The Nigerian presidential election, which took place this past weekend, was a spectacular display of the democratic process as millions of nigerians waited for up to 12 hours to vote under sun and rain, after which they watched patiently as their votes where counted on live TV.
Like all good contests, an undisputed winner emerged. But things did not become official until Muhammadu Buhari picked up his “certificate of return” from the chairman of the electoral commission. With the proof of his office as President-elect in hand, Buhari released an official acceptance speech yesterday.
[Read our selection of the 10 best quotes HERE].
Whether Buhari means what he expresses in the speech is not the point here. I’m interested in how the speech works at the level of language and rhetoric.
A post-election acceptance speech is a crucial political document. It marks the moment when the newly elected president claims the leadership he or she has been given.
It is common for the president-elect to thank the voters, restore morale, and reiterate promises of change while being honest about the state of things and the challenges of the tasks ahead. The speech should project the president as strong and resolute but also beholden to the people. Apart form a call-to-action, there is also some attempt to extend a hand of conciliation to the defeated candidate.
All in all, apart from being well-crafted, Buhari’s speech is a rhetorical winner.
Those who like poetic and flowery language might be a little disappointed. But it is the simplicity of the speech that makes it come across as honest.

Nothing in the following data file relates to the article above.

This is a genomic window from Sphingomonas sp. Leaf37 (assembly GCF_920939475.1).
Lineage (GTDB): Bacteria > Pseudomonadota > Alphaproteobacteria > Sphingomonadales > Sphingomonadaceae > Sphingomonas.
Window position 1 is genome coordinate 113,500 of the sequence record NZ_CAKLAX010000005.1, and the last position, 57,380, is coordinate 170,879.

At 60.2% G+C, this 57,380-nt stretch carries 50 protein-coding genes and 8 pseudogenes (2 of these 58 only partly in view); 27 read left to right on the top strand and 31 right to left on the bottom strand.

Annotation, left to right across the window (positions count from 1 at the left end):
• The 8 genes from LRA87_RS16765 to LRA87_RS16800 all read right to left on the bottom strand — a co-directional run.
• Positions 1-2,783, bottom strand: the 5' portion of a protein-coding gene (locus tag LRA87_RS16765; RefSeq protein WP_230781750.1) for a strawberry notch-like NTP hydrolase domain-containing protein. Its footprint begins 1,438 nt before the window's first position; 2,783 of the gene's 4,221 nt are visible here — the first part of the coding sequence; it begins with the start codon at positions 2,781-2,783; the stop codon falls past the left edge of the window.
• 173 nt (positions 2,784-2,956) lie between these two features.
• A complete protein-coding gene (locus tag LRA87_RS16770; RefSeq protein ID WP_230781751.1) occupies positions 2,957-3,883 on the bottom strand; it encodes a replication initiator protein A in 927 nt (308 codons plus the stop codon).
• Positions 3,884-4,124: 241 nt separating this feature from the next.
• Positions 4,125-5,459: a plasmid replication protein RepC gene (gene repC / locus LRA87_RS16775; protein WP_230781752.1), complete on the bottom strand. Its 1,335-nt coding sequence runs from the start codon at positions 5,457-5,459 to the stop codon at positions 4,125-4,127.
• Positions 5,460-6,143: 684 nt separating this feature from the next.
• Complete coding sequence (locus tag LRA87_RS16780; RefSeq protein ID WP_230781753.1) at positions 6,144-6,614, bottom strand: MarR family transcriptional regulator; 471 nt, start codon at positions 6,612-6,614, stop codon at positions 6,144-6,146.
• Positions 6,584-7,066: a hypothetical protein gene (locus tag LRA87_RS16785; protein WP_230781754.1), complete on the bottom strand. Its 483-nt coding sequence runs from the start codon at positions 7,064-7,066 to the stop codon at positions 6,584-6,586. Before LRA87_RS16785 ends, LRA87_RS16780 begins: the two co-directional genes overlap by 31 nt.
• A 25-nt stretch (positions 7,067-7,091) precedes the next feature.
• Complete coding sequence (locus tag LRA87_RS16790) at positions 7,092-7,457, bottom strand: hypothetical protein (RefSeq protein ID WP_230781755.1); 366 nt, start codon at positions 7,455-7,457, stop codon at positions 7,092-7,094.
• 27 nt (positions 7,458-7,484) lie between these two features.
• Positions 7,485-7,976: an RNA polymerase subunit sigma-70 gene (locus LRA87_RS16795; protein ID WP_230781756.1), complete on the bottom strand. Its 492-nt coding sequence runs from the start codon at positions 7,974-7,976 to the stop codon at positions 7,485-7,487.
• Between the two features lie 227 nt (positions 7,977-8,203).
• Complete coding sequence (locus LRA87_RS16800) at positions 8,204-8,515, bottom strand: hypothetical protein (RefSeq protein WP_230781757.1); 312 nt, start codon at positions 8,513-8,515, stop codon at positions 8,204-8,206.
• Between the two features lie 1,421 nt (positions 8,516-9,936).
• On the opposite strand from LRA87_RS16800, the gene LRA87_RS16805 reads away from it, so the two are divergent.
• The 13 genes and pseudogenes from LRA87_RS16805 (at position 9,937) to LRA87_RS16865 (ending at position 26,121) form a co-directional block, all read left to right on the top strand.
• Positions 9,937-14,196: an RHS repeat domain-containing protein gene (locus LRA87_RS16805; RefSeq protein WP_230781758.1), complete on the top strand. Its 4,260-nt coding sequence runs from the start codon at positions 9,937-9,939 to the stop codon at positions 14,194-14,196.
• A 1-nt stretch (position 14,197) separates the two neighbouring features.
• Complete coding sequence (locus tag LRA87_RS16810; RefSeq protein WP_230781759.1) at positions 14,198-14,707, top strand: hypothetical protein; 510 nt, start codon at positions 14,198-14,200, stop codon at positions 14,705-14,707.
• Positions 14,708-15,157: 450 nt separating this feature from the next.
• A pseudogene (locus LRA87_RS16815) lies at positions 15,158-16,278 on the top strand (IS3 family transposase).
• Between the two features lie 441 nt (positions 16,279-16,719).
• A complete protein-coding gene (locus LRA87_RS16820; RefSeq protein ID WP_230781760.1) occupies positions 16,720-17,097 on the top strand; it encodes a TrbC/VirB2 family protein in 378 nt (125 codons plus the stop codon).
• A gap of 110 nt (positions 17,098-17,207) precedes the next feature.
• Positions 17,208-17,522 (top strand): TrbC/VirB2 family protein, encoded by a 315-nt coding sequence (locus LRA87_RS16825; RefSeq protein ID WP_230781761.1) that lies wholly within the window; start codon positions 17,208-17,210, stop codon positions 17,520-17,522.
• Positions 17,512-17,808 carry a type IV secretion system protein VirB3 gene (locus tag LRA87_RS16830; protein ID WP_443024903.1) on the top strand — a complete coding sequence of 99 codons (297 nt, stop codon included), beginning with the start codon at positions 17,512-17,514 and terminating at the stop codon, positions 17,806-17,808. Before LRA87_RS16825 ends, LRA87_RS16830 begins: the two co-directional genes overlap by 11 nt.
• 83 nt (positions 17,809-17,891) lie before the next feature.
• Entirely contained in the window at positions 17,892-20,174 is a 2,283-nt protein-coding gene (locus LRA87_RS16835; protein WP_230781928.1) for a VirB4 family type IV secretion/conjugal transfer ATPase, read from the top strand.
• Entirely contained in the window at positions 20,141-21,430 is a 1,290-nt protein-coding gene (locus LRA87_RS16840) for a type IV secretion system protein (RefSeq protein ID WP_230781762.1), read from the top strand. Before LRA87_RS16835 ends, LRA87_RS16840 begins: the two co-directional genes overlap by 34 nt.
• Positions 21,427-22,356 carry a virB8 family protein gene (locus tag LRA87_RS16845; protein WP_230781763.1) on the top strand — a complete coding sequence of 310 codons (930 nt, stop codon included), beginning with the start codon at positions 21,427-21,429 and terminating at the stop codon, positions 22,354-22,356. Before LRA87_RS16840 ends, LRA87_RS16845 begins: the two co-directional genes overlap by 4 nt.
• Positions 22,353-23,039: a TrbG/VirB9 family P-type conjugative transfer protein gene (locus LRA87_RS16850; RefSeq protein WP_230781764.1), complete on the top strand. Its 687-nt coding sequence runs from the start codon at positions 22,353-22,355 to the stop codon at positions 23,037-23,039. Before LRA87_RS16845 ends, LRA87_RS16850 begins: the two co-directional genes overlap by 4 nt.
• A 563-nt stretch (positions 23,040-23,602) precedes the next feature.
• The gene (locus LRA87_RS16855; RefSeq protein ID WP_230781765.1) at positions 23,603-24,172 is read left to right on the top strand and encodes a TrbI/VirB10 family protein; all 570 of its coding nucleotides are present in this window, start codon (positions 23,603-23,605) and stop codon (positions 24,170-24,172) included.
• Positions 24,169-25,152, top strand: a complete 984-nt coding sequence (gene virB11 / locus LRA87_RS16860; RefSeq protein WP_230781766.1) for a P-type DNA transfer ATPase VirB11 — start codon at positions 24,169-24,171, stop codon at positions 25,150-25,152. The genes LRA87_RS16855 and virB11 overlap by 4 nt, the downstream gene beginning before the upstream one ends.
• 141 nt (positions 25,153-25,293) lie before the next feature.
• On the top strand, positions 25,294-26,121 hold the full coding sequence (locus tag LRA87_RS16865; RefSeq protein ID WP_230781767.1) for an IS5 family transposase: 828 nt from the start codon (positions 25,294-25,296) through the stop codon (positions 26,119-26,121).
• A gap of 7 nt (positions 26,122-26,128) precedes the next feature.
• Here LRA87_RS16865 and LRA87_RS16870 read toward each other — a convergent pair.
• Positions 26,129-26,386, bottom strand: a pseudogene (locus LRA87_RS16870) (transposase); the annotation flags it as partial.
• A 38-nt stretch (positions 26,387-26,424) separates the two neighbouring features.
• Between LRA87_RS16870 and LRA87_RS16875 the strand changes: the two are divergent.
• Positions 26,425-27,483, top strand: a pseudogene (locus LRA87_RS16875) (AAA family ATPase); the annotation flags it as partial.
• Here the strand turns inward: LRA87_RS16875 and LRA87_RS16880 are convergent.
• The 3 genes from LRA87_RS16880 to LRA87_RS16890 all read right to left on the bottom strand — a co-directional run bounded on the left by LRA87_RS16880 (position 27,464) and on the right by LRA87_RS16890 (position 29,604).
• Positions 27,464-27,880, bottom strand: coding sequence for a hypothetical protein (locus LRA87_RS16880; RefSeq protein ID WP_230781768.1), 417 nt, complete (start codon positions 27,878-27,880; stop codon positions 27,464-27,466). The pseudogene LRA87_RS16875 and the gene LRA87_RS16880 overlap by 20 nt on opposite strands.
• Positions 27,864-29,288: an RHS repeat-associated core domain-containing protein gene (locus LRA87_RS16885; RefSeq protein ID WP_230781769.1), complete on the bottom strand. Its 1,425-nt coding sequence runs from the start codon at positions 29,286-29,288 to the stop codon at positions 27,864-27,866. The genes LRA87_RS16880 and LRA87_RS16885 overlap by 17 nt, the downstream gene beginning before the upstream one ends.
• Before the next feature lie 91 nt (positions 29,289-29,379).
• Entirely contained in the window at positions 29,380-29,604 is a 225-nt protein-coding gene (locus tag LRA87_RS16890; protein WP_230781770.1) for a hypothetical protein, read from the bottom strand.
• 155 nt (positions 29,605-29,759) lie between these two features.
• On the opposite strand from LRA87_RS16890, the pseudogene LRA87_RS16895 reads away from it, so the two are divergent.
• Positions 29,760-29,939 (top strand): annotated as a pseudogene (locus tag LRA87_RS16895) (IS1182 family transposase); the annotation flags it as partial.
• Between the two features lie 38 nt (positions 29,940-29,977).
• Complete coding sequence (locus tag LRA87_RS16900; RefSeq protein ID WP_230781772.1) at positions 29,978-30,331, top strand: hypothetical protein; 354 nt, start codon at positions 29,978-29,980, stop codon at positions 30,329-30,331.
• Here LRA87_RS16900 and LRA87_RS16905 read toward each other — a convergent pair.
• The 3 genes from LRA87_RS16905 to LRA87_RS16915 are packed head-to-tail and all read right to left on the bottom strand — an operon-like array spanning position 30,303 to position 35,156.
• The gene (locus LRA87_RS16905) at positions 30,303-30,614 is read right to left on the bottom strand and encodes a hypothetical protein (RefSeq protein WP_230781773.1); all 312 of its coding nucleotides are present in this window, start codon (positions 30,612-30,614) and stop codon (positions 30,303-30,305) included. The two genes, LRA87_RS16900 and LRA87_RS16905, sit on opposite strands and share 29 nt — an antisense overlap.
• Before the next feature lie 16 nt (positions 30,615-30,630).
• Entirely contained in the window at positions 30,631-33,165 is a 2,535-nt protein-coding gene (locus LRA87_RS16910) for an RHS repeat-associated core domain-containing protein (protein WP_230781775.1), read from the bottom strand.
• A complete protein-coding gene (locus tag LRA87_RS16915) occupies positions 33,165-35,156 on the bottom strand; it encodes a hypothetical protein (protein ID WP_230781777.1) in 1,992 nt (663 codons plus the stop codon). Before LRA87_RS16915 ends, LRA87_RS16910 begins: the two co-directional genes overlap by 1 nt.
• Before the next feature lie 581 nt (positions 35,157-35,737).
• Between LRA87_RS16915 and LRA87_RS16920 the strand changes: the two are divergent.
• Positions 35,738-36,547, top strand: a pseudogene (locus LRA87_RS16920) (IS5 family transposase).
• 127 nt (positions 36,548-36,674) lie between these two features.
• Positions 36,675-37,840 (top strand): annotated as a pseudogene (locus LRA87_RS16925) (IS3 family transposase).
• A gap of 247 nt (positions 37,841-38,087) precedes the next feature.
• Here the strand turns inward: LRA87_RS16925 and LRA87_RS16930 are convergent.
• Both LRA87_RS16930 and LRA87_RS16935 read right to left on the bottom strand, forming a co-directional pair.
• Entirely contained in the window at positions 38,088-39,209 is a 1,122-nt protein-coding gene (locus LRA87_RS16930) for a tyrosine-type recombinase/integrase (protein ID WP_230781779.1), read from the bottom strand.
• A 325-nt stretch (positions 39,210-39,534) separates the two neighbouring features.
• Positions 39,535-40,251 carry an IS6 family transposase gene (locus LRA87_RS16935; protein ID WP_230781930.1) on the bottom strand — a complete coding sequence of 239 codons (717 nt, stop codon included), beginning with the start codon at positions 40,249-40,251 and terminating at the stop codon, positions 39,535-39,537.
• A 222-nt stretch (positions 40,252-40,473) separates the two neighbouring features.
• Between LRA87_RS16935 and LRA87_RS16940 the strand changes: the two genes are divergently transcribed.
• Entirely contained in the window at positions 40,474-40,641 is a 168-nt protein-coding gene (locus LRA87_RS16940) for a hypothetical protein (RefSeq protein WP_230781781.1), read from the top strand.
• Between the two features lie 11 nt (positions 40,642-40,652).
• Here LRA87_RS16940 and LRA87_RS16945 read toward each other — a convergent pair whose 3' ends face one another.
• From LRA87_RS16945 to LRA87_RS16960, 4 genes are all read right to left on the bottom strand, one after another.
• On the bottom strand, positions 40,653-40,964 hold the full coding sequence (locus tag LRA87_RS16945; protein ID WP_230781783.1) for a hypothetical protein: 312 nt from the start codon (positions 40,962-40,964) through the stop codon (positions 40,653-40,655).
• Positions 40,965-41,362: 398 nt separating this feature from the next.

Buhari does a good job of speaking to what Nigerians believe and desire most in politics but also what they fear the most.
Right at the beginning, he situates his election to the Presidency as a break in Nigeria’s political history. His assumption of office separates the “long night [that] has passed” from “the daylight of new democratic governance” that “has broken across the land.”
A strong start given that Nigerians typically think of their lives as having been one long, continuous night of suffering. It’s important that Buhari makes it clear that he simultaneously represents a break from the past and the beginning of something new.
One of my favorite moments is his invocation of the dead. This happens early on in the speech. He has just celebrated the outcome of the election as a history-making moment, but he quickly reminds his listeners that the victory has come at great cost. In a moment that we hardly see in Nigerian political discourse, he remembers those who died during the election, calling for a “moment of silence” and saying that their “sacrifice” is what brings “us to this fine and historic hour.”
My second favorite moment comes at the end when he speaks of the nation as something he loves. “My love and concern for this nation and what I desire for it extends to all,” he remarks. This point may seem trivial except that love is just not the typical way of talking about Nigeria in the political public sphere. Nigerian leaders never speak of their love for the country. Their ideas about the country is typically more transactional than sentimental. That’s why Buhari’s expression of love is a small but fine moment worth preserving.
But what really gives the speech its power is the skillful use of contrasts. “Rule” is contrasted with “governance,” democracy as an empty “form” is contrasted with democracy as “substance,” being above the law and beyond its sanction is contrasted with being below the law and beyond its protection, cast and counted votes is contrasted with votes that are allowed to count, a government that “stops, stands or idles” is contrasted with a government that “crawls, walks and runs to do the job.
This use of contrast is an age-old technique of political rhetoric. Think of Mark Anthony’s statement “I come to bury Caesar, not to praise him.” But the technique is adapted to Buhari’s speech in a way that clarifies all that he claims will be different about the future and his leadership.
Kudos to Buhari’s speech writer for making all the right moves.
[Read the full speech HERE.]
Image by AFP PHOTO / PIUS UTOMI EKPEI